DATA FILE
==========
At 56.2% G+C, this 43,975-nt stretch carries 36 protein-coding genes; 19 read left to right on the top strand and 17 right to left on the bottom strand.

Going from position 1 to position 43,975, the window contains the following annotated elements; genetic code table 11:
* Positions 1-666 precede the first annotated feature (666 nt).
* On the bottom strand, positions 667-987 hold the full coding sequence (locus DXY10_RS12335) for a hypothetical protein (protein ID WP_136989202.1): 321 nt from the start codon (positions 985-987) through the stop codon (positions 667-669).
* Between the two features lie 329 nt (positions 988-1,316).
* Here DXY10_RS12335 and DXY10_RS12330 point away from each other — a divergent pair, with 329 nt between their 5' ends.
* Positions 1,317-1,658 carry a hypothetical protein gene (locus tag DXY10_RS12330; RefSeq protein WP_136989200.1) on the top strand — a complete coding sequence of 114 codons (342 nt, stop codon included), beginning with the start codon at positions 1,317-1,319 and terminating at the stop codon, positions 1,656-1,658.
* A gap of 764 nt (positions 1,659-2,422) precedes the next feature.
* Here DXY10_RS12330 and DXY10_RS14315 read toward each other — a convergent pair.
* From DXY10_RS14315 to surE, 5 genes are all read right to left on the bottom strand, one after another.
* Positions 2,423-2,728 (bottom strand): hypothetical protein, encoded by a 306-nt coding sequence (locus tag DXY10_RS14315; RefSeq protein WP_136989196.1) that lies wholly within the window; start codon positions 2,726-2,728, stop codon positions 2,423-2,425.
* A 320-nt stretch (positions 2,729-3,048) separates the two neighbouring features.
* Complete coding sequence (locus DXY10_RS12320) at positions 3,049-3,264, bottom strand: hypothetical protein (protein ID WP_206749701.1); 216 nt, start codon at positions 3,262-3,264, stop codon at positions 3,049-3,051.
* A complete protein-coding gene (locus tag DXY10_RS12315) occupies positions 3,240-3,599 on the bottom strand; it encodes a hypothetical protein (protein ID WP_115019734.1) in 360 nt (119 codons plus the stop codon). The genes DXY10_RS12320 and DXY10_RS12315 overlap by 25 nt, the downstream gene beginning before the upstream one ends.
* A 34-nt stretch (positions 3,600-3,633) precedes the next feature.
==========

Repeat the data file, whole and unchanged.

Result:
At 56.2% G+C, this 43,975-nt stretch carries 36 protein-coding genes; 19 read left to right on the top strand and 17 right to left on the bottom strand.

Going from position 1 to position 43,975, the window contains the following annotated elements; genetic code table 11:
* Positions 1-666 precede the first annotated feature (666 nt).
* On the bottom strand, positions 667-987 hold the full coding sequence (locus DXY10_RS12335) for a hypothetical protein (protein ID WP_136989202.1): 321 nt from the start codon (positions 985-987) through the stop codon (positions 667-669).
* Between the two features lie 329 nt (positions 988-1,316).
* Here DXY10_RS12335 and DXY10_RS12330 point away from each other — a divergent pair, with 329 nt between their 5' ends.
* Positions 1,317-1,658 carry a hypothetical protein gene (locus tag DXY10_RS12330; RefSeq protein WP_136989200.1) on the top strand — a complete coding sequence of 114 codons (342 nt, stop codon included), beginning with the start codon at positions 1,317-1,319 and terminating at the stop codon, positions 1,656-1,658.
* A gap of 764 nt (positions 1,659-2,422) precedes the next feature.
* Here DXY10_RS12330 and DXY10_RS14315 read toward each other — a convergent pair.
* From DXY10_RS14315 to surE, 5 genes are all read right to left on the bottom strand, one after another.
* Positions 2,423-2,728 (bottom strand): hypothetical protein, encoded by a 306-nt coding sequence (locus tag DXY10_RS14315; RefSeq protein WP_136989196.1) that lies wholly within the window; start codon positions 2,726-2,728, stop codon positions 2,423-2,425.
* A 320-nt stretch (positions 2,729-3,048) separates the two neighbouring features.
* Complete coding sequence (locus DXY10_RS12320) at positions 3,049-3,264, bottom strand: hypothetical protein (protein ID WP_206749701.1); 216 nt, start codon at positions 3,262-3,264, stop codon at positions 3,049-3,051.
* A complete protein-coding gene (locus tag DXY10_RS12315) occupies positions 3,240-3,599 on the bottom strand; it encodes a hypothetical protein (protein ID WP_115019734.1) in 360 nt (119 codons plus the stop codon). The genes DXY10_RS12320 and DXY10_RS12315 overlap by 25 nt, the downstream gene beginning before the upstream one ends.
* A 34-nt stretch (positions 3,600-3,633) precedes the next feature.